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Gin Fizz

For decades, vodka has been the number one top selling spirit, dominating the sector. Long established brands like Smirnoff and Absolut have been joined in recent times by newer names such as Ketel One and Cîroc, offering both additional choice and new and exciting flavour combinations and tastes. However, it’s not just vodka that’s been undergoing something of a renaissance. Demand for gin has rocketed in recent years, and as consumers become more interested in the heritage, botanicals and origin of the gin they are drinking, the number of boutique distilleries springing up across the country has increased significantly, offering consumers a wider variety of flavours and more choice of this 400-year-old spirit.

Here’s Take Stock’s checklist to make sure you’re making the most of the opportunity.

Up-sell options
Customers like to see familiar brands, but they like to indulge and experiment too. Have a core range of proven best sellers, supported by premium options, ensuring the opportunity to up-sell in your outlet. So, support your standard Tanqueray with a Tanqueray 10, and your Beefeater with a Beefeater 24. And look out for what’s happening near you. If there’s a craft gin producer nearby, engage and support them by adding them to your offering.

Get your range right
If you’re serious about gin then you need to familiarise yourself with the main types and trends in order to offer your customers choice and diversity in this increasingly popular category. It’s also important to ensure that your staff are trained and enthusiastic on the different styles of this complex spirit.

There are eight main gin styles:
London Dry
Distilled to at least 70% ABV with minimal sugar and no flavours or colourings added after distillation, London Dry is classically juniper flavoured with hints of citrus. Bombay Sapphire, Tanqueray, Beefeater and Gordon’s are all London Dry.
Perfect serve? A straight Martini, with a simple garnish.

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Plymouth
While London Dry can be produced anywhere, Plymouth gin has to be distilled in Plymouth. A little sweeter than London Dry and, thanks to inclusion of root ingredients, an earthier, less juniper taste, Coates & Co’s Plymouth Gin is the perfect example – distilled in the UK’s oldest working distillery.
Perfect serve? Gin & tonic, or, with Angostura bitters, a Pink Gin.

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Navy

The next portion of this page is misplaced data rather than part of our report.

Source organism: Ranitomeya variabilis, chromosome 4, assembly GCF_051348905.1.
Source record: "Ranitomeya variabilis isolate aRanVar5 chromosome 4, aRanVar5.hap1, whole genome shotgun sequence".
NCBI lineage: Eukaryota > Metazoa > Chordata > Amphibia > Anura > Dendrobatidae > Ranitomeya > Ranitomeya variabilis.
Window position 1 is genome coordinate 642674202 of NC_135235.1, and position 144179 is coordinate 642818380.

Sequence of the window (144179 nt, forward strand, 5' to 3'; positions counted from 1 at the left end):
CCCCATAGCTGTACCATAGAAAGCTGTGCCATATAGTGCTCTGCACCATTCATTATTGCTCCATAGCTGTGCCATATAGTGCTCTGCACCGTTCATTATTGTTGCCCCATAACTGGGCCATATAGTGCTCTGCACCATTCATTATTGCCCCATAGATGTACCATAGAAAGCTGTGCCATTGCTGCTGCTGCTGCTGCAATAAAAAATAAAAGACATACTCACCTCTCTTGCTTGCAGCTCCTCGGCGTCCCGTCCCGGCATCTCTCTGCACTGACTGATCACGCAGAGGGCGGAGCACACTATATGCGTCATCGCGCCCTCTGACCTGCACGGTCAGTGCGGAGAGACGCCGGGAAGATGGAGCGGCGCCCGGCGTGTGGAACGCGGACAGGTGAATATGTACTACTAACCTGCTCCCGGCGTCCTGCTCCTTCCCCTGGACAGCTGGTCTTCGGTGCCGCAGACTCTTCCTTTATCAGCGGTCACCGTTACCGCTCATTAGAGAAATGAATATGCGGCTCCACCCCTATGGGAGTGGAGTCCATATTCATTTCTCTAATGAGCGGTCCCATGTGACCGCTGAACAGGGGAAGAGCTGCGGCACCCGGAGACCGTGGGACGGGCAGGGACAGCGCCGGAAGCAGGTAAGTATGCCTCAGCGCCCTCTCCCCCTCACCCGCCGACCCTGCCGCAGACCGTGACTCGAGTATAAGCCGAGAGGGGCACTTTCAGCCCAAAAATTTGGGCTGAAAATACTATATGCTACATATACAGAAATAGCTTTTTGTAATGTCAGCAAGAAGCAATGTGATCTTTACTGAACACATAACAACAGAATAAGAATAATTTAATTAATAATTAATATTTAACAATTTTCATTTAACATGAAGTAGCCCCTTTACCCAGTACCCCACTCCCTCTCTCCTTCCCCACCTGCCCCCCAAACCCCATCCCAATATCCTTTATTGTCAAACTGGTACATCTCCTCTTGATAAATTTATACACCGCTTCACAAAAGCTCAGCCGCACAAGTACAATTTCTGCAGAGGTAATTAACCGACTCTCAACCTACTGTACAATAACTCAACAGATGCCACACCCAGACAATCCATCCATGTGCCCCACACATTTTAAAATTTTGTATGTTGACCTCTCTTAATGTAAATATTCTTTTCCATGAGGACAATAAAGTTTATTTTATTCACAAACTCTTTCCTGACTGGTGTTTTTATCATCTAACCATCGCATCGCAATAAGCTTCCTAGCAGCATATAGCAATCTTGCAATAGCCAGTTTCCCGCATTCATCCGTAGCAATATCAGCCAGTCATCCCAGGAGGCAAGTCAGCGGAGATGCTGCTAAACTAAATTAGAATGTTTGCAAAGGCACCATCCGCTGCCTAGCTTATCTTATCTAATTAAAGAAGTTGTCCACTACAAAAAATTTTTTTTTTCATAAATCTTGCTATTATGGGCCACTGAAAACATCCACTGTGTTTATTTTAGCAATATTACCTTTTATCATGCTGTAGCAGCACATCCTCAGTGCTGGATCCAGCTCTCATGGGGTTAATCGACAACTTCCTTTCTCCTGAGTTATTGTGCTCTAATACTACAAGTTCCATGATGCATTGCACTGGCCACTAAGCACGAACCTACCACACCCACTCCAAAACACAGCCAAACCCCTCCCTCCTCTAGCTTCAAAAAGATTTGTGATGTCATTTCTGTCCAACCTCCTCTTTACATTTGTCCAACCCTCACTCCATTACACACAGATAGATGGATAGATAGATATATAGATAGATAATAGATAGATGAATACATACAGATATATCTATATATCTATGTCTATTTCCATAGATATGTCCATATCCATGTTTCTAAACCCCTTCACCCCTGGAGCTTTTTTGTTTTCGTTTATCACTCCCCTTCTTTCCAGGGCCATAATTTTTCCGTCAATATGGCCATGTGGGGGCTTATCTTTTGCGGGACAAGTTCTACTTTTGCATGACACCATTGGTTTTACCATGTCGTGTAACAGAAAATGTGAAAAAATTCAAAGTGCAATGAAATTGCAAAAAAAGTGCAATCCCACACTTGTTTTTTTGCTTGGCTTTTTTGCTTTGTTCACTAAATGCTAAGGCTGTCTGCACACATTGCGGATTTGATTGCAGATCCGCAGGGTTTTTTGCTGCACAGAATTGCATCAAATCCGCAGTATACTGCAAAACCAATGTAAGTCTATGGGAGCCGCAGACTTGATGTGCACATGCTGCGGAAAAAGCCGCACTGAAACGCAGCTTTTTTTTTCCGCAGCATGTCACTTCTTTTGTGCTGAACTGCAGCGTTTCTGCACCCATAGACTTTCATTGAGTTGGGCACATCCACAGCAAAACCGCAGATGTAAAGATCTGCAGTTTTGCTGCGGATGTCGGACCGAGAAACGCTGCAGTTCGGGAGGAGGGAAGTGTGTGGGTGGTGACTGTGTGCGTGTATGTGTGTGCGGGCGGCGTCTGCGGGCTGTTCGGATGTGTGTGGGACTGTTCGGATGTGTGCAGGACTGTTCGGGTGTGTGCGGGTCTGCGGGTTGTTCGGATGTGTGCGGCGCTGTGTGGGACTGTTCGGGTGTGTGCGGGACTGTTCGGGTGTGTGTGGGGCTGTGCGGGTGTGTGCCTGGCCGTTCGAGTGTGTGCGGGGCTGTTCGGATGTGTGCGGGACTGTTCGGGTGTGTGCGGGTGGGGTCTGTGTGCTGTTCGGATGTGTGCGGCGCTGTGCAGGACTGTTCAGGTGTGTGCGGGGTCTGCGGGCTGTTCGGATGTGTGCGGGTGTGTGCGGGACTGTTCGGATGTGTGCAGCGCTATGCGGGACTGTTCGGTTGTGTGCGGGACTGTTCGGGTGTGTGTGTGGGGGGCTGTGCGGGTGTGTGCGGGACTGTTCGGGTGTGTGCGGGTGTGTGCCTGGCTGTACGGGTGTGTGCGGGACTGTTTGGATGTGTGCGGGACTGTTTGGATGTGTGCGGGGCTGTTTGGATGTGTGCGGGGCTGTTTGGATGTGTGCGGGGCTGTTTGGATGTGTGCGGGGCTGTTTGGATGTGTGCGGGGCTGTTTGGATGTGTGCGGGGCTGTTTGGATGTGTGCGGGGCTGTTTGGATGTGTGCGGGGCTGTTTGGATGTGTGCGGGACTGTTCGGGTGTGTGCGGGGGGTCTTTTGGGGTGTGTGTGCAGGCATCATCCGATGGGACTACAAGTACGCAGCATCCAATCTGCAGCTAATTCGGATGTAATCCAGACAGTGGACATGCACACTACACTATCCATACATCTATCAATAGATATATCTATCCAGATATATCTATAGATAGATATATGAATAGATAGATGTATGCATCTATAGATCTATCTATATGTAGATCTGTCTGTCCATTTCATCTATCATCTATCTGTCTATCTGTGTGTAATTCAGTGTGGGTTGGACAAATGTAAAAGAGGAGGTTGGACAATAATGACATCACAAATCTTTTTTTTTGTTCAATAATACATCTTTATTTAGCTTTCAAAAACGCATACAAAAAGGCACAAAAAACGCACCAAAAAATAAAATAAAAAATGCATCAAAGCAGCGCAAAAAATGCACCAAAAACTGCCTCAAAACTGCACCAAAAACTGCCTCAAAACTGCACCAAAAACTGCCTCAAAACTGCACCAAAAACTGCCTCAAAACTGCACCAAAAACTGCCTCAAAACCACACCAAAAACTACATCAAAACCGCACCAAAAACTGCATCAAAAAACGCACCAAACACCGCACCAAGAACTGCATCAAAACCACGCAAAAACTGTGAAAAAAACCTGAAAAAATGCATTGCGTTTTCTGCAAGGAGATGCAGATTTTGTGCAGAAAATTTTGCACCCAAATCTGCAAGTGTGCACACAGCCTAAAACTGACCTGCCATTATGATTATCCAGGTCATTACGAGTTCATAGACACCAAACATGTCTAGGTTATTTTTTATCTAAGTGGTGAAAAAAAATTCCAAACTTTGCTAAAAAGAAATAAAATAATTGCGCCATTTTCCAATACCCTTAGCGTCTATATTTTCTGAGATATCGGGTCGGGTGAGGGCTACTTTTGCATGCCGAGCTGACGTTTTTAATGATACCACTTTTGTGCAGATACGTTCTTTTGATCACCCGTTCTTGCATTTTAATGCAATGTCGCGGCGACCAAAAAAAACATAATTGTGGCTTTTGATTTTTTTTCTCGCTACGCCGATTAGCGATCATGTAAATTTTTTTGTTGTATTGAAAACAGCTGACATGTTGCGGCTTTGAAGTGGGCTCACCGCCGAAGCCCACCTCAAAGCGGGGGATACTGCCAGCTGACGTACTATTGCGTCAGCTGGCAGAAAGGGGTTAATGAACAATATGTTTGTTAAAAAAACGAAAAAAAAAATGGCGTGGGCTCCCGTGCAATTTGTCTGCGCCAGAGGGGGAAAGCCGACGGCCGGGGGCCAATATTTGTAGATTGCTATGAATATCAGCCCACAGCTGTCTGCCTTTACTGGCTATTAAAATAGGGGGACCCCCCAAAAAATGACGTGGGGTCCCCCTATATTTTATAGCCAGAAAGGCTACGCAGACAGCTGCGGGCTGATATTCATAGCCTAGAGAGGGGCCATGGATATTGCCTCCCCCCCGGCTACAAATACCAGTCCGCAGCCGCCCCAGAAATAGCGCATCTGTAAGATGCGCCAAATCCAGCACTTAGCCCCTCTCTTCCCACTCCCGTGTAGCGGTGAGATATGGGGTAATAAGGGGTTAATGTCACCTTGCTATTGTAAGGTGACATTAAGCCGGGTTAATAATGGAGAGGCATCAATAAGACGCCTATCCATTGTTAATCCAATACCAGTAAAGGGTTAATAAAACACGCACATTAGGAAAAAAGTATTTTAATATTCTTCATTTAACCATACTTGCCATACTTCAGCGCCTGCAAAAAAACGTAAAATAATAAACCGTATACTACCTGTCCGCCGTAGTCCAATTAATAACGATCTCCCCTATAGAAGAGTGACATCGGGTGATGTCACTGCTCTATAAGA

Similar in taste to London Dry, thanks to a 57% alcohol content, this makes it perfect for aromatic, flavour-full cocktails! Coates & Co make a Navy strength gin, as do Sipsmith and Tarquin’s. Hayman’s have been supplying their Royal Dock gin to the Navy since 1863!
Perfect serve? A Negroni – the classic combination of one part gin, one part rosso vermouth and one part Campari, served with an orange peel garnish.

Dutch Jenever
Where it all started, Dutch gin or ‘Jenever’ comes in two forms – Jonge (young) or Oude (old) – both bearing more than a passing taste similarity to blended Scotch whisky. Jonge has a neutral taste like vodka, with, thanks to the production process, slight tones of juniper and malt. Oude has a much richer, smoother and aromatic taste, with heavier malt overtones. Bols Barrel Aged is a great example, as are Ketel One Originale Graanjenever and award winning Citadelle Reserve.
Perfect serve? Oude’s maltiness makes it perfect for an original take on an ‘Old Fashioned’ – a 60s classic that’s in demand thanks to Don Draper and Mad Men. Put a sugar cube into an old fashioned glass. Saturate with Angostura bitters. Add a dash of water and then crush. Swirl the glass, add ice and pour in your Oude (or whisky of choice). Serve with a cherry and swizzling stick.

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Old Tom
Somewhere between London Dry and the more whisky-toned Jenever, Old Tom’s flavours can vary considerably, depending upon the mash. The name references 18th century bars that dispensed their illicit brew through a sign on their outside wall that featured a black tomcat. Drinkers would feed coins into a slot, with the barman within pouring the gin directly into the mouth of the drinker through a lead spout. Revived from obscurity by the desire of cocktail creators for something different, top brands include Ransom for the US and Tanqueray Old Tom.
Perfect serve? A Tom Collins – One part sugar syrup, two parts freshly-squeezed lemon juice and three parts Old Tom, stirred together in a highball glass, ice added and topped up with soda water.

New Western